The guy circled is the son-in-law of the Burka lady of Beit Shemesh.
A fringe sect of Jewish women with a Taliban-like dress code will be overcome by a major spiritual crisis after the arrest of the group’s leader on charges of child abuse, haredi sources in Beit Shemesh predicted Wednesday.
According to haredi media and a well-informed source in Beit Shemesh, the 54-year-old mother of 12 who is suspected of serious child abuse and failing to report multiple cases of incest among her children, is none other than the head of a sect of women who adhere to a dress code more stringent than that of the most extreme Muslim sects and a rigorous health food diet.
"We always knew those women were crazy," said Shmuel Poppenheim, a spokesman for the Eda Haredit – one of the most zealously religious groups in Israeli Orthodoxy – who lives in Beit Shemesh. "Now we have been vindicated, and those women will have to stop their insane behavior."
Another Beit Shemesh resident and haredi journalist, who preferred to remain anonymous, predicted that the arrest of their leader would send the sect spiraling into a "major spiritual tailspin that would lead to its demise."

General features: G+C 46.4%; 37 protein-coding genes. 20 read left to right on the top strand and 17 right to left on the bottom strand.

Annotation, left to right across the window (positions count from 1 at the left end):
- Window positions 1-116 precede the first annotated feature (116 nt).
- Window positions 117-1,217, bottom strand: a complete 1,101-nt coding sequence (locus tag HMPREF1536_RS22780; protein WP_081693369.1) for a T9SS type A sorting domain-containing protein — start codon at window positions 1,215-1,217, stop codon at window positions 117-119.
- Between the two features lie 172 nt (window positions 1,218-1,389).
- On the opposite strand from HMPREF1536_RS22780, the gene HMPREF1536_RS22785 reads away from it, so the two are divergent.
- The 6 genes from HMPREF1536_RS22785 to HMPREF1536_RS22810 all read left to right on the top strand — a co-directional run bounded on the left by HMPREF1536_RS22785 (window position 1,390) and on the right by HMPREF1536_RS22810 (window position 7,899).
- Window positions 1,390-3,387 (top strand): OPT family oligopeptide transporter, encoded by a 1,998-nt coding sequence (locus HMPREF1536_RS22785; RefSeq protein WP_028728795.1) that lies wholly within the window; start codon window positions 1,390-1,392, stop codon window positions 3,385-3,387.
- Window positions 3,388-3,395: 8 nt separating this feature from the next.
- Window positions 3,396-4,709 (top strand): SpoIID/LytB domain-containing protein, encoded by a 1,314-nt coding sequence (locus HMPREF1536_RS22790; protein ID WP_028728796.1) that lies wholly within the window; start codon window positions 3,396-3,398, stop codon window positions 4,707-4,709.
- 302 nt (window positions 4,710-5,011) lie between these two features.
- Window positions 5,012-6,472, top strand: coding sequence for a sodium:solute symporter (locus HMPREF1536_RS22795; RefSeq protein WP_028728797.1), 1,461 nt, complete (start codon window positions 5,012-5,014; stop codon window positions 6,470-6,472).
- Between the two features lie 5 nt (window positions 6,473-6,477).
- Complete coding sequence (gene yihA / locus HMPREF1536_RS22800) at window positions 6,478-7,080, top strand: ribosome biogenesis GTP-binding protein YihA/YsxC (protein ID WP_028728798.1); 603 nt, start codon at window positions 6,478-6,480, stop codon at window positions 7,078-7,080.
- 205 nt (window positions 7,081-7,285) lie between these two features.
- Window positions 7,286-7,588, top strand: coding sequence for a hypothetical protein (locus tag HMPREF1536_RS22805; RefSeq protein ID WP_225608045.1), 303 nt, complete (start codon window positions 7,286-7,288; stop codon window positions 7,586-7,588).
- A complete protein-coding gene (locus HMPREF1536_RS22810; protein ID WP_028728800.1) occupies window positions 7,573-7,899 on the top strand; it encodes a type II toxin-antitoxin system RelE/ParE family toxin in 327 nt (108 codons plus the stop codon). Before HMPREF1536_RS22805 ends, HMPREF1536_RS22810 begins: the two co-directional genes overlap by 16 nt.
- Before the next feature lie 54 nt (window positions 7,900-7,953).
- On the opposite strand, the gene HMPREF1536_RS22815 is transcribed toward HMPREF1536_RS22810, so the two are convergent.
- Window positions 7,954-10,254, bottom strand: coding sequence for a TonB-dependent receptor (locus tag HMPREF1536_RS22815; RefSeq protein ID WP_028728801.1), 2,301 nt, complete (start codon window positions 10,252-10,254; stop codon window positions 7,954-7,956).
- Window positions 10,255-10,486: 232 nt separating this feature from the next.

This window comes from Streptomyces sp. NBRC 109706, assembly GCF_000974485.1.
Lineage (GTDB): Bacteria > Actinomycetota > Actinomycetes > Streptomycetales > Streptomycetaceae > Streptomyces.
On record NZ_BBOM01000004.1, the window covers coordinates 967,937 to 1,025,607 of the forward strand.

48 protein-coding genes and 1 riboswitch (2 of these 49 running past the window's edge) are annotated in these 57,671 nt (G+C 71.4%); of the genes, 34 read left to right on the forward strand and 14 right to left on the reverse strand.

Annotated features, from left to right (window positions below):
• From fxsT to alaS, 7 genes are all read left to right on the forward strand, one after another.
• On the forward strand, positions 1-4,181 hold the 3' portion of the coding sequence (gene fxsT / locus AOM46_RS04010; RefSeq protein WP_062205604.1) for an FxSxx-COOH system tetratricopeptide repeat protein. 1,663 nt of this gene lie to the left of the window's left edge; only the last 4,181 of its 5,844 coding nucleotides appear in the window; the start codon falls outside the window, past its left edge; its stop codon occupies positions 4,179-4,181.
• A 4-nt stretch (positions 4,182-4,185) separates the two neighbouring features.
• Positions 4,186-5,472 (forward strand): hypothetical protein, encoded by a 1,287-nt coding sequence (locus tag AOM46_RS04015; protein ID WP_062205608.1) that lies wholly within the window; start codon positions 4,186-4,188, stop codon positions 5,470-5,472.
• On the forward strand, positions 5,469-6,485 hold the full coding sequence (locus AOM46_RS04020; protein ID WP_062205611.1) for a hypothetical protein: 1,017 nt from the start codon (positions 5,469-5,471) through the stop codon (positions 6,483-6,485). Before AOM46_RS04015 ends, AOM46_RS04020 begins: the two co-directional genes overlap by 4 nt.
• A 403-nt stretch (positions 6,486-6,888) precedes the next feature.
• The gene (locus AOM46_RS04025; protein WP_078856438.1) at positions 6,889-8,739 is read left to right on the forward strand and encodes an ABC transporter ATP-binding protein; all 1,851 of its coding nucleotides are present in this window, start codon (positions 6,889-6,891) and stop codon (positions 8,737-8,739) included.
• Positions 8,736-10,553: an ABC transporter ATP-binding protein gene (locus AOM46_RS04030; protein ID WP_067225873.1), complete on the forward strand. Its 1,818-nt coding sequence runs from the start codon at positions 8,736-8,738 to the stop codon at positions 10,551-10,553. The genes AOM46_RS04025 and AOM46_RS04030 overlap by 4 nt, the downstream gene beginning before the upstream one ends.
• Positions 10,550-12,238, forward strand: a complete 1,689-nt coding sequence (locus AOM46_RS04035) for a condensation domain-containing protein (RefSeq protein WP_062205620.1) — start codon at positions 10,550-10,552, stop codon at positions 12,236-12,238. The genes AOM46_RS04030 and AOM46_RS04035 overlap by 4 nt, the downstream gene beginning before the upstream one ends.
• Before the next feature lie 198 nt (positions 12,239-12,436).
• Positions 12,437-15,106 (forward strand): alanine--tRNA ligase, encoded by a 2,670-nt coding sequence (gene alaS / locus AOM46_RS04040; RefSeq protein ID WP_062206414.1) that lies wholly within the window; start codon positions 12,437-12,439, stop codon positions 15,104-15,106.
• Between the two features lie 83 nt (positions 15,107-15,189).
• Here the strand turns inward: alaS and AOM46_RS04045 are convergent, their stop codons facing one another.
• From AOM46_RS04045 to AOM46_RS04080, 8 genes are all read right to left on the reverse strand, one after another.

"I do not envy those women," said the source. "They are going to be facing some major soul-searching."
None of the sect’s members, who reportedly number as many as 50 in Beit Shemesh and are also scattered around Safed and Jerusalem, could be reached by The Jerusalem Post for comment. They do not speak with men, even by telephone.
On Tuesday, police announced that they had arrested a woman last month whose name could not be divulged. Police suspicions were aroused after neighbors complained they had heard a child crying for help and objects being broken in the home, a police investigator told a Jerusalem court at a remand hearing on Tuesday.
The Beit Shemesh resident is also suspected of failing to report multiple cases of incest among her children. She was remanded for six days by the Jerusalem Magistrate’s Court on Tuesday.